2 by Sinner: Unburthen (To My Soul's Delight!) & If Water Were Present It Would Be Called Drowning
nytheatre.com review by Pete Boisvert
August 12, 2008
Good surrealism is hard to pull off. It's all too easy for it to come across as too abstract, too self-conscious, or just plain too weird. It's exciting, then, to catch the polished and well-crafted 2 By Sinner, which achieves a near perfect balance, avoiding these pitfalls.
The title of the evening refers to John Sinner, a surrealist painter and theatre artist from Los Angeles. Sinner pulls triple duty in the evening, writing, directing, and sharing acting duties with Betsy Moore in two short plays.
Unburthen (To My Soul's Delight!) begins the evening with Sinner entering as Brother Hardy in a top hat, uniform jacket, and petticoat, casting flower petals before his own path, pulling a white rope that trails behind him offstage. At the end of his rope is a giant of a woman, standing ten feet tall on a rolling pedestal. Moore's Sister Peg sports a fantastic blonde wig, towering high above her head and a psychotic grin.
Throughout Unburthen, Sinner and Moore riff off the story of Adam and Eve as two grotesque siblings in kabuki face makeup and outlandish costumes. The play has a loopy, wild feel to it, bouncing around a central theme of paranoia and isolationism through shifts in style and tone. Moore uses surreal makeup (designed by Aviva Perea) expertly to her advantage. Her flexible face contorts, shifting the bright red lips into a snarl, a scream, a smile that could eat the world.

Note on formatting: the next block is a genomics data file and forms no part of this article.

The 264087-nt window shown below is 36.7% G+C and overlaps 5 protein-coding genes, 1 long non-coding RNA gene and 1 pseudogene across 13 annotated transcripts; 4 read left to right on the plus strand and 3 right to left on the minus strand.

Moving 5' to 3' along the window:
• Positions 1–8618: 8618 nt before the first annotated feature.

If Water Were Present It Would Be Called Drowning is ostensibly another two-character play, but Sinner largely sits this one out. Moore delivers a monologue as the bored domestic housewife Lolly, frozen in growth and ambition while yearning for release from her domestic prison. It's well-worn material, but Moore's performance brings a natural emotional grace that makes the character completely believable.
Sinner plays Lolly's distracted husband, sitting off to one side of the family dinner table, sleeping in a bowler hat behind his evening paper. Lolly regales the audience with fantasies of escape while maniacally setting and clearing the dinner settings and scaling the table. She confesses to taking secret trips to a seedy motel room, a chance to escape the identity dictated to her by her domestic station.
Moore delivers stellar performances in both plays. As Sinner plays the supporting role on stage (particularly in If Water Were Present) the evening rests firmly on Moore's shoulders. With magnetic appeal, she draws the audience in to her off-kilter, slightly insane ramblings. Both Moore and Sinner tear into the material with a savage enthusiasm.
If you're in the mood for tightly executed surrealism, it would be well worth your time to check out 2 By Sinner. It's certainly a strange evening of theatre, but Moore and Sinner carry the audience through with great skill.